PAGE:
“As long as they are going to steal it, we want them to steal ours. They’ll get sort of addicted, and then we’ll figure out how we correct sometime in the next decade,” said the former Chairman of Microsoft Bill Gates when asked about the problem of software piracy.
Copyright infringement of software, often referred to as software piracy, refers to several practices which involve the unauthorized copying and use of computer software.
While piracy is outright robbery as it involves using someone’s trading rights without authority and for one’s own profit, illegal copying of software is seen by some software producers as a lesser evil than actually copying a competitor’s software by a rival.
Microsoft admits that piracy of its Windows operating system has helped give it huge market share in China that will boost its shares when these users “go legit.”
“It’s easier for our software to compete with Linux (a free operating system) when there’s piracy then when there’s not,” added Gates.
A global phenomenon
Geographical boundaries continue to be broken down as more and more business is conducted over the Internet. The pace, at which all this is taking place is unprecedented in world history. Super-fast connection paired with the development of file-sharing programs such as BitTorrent has enabled computer users to share and download all sorts of intellectual property.
It works like this. A user with an authentic copy of a piece of software copies the install file and compresses it along with a text file containing all the necessary passwords and cracks. He then uploads this file to a file-sharing server.
All you need to download it, enter the password and off you go. And each time a company tries to implement a program to stop the piracy, a hacker or programmer somewhere around the world uploads a few lines of code that will keep the program running smoothly. It is cat against mouse with the mouse usually winning.
May countries have copyright laws which apply to software, but the degree of enforcement varies. So is the case with Uganda; although the copyright law is in place and the cyber crime department set up in the Police, there is an overall lack of enforcement. Because of this, many people dealing in computers and software are fleecing the public.
One man having bought a laptop at a shop on Kampala road, was shocked to discover two months later that the Windows version was to expire in a month’s time. And it did expire! He had paid the full price of $150 for an authentic copy of windows but the store had just installed a trial version and pocketed the cash.
Kenneth Ojok, an IT specialist told KD that there are three major types of software pirates.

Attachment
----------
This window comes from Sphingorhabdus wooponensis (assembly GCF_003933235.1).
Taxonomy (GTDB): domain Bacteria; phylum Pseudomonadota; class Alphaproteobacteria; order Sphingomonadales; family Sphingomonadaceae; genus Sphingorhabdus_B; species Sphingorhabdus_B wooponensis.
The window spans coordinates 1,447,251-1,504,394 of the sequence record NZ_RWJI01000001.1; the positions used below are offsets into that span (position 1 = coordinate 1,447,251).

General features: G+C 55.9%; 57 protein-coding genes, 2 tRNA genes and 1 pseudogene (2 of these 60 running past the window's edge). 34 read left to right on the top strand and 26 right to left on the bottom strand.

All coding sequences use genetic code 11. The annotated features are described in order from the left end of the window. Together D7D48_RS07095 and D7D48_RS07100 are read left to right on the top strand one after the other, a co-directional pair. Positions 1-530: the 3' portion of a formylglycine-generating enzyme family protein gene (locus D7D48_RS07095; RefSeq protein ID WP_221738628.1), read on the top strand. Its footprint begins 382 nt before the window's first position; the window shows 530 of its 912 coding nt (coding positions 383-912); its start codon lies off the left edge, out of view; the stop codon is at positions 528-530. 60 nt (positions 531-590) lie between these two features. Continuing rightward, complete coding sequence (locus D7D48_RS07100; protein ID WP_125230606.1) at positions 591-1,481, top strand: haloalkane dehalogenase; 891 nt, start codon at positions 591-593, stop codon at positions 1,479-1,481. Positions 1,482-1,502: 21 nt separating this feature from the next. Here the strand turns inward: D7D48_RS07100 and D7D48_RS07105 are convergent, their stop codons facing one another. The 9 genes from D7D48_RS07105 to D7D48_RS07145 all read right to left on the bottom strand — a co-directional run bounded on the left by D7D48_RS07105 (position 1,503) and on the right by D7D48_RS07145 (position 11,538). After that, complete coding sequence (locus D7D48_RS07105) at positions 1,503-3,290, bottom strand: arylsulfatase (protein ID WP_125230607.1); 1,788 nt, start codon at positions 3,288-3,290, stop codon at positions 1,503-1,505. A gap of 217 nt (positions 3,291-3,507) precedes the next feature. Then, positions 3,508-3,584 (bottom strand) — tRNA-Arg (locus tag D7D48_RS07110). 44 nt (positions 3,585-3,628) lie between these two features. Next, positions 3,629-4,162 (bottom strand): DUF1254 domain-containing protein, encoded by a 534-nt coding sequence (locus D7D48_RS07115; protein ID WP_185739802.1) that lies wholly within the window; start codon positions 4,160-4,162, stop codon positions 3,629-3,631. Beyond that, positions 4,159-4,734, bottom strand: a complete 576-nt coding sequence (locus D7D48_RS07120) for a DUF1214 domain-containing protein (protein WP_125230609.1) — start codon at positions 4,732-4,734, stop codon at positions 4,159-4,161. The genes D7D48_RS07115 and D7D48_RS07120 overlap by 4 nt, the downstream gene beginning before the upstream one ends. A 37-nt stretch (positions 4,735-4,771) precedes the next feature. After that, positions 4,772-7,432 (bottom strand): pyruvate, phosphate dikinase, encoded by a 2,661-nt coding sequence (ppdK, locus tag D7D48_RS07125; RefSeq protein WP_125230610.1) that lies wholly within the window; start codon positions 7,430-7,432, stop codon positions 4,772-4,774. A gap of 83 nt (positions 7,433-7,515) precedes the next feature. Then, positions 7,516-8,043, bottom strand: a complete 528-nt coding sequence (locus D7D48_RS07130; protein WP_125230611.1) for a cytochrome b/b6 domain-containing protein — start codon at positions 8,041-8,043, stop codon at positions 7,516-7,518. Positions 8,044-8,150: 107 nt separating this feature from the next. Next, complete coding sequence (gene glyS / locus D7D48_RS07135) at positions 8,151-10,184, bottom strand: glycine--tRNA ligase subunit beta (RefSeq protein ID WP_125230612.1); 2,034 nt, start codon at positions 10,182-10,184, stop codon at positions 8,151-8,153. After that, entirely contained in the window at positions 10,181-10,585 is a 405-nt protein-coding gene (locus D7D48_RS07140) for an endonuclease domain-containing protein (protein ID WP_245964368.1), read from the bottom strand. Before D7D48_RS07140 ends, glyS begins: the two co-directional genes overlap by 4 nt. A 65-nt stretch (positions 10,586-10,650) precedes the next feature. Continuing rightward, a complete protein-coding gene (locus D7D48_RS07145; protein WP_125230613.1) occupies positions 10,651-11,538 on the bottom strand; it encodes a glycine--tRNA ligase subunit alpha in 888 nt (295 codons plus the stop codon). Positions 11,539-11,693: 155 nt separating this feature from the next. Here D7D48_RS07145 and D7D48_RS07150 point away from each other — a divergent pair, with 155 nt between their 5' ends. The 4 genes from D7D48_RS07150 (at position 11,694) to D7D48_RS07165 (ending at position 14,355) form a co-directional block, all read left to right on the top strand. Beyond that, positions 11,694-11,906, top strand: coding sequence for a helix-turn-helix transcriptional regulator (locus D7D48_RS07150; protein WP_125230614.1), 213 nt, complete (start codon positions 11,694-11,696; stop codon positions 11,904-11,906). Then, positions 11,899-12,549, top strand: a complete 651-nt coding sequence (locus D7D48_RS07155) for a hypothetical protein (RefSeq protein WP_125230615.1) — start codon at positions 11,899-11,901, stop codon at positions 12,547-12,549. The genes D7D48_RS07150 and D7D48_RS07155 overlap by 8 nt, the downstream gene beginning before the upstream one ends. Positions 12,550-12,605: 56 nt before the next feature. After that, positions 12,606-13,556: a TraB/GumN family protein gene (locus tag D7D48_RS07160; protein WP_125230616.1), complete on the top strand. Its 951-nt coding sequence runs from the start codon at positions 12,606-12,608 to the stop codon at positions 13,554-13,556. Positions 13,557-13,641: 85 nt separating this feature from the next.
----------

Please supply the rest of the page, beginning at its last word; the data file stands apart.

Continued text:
“There are those who are in it for money. And this is where majority software pirates in Uganda fall. There are those who are jealous of the achievements of the software architects. The last category is of those who are out to prove their technical prowess,” he said.
Kenneth goes on to reveal some of the methods of bypassing the mechanism of protection for software. One of them is reverse engineering. The software is reverse engineered and the particular option for expiring time replaced or removed.
The other method is to make a copy of the software and install it on many different machines. This is also known as ghosting or cloning.
Other pirates get a copy of the software and upload it to the Internet so that anyone can download it.
Commenting upon the victim of the pirates, the IT specialist said that the dealers either want to make quick money or they want you to go back to them so that they get more money for fixing the problem.
Another IT specialist, told KD that apart from demotivating the architects that develop the software, he sees no benefits of criminalizing the trade.
“Is the anti piracy law out to make Microsoft richer at the expense of Ugandans? The software architects we have in Uganda are not commercially competing with Microsoft and so, why the fuss?” he asked.
Just too expensive
Open source software is free but commercial ones go for some really big money. Professional programs like those used to layout the Kampala Dispatch go for over $1,200. There is no special pricing for developing countries and this can put buying such software out of reach for most small business owners in Uganda.
The Industrial Development Corporation in South Africa recently released a report on software piracy in Southern and East Africa. According to the report, rampant software piracy, weak legislation and poor regulatory enforcement has denied sub-Saharan African countries a chance to increase employment, tax benefits and GDP growth.
“A reduction of 10 percentage points in software piracy can lead to substantial results in terms of new job creation, GDP contribution, increased local IT industry revenues, and increased tax revenues,” the report said.
In Kenya the piracy rate is estimated to be at 80 per cent and one can assume that Uganda’s rate is similar. But the high prices of authentic software remains prohibitive. Until a more equitable pricing model is put into place, the practice is likely to continue.
“Asking a local NGO to spend $300 per person for a collaboration software is impossible. It would wipe out their IT budget,” said one IT consultant who preferred not to be named.
“They still need to do their jobs so we are forced to find “creative” means to get around it,” he added.
And with the Internet evolving from being an obscure playground for the technically-initiated minority and academics, the war on software piracy has just began. So has the urge to get well-equipped to take a share of the global technology cake.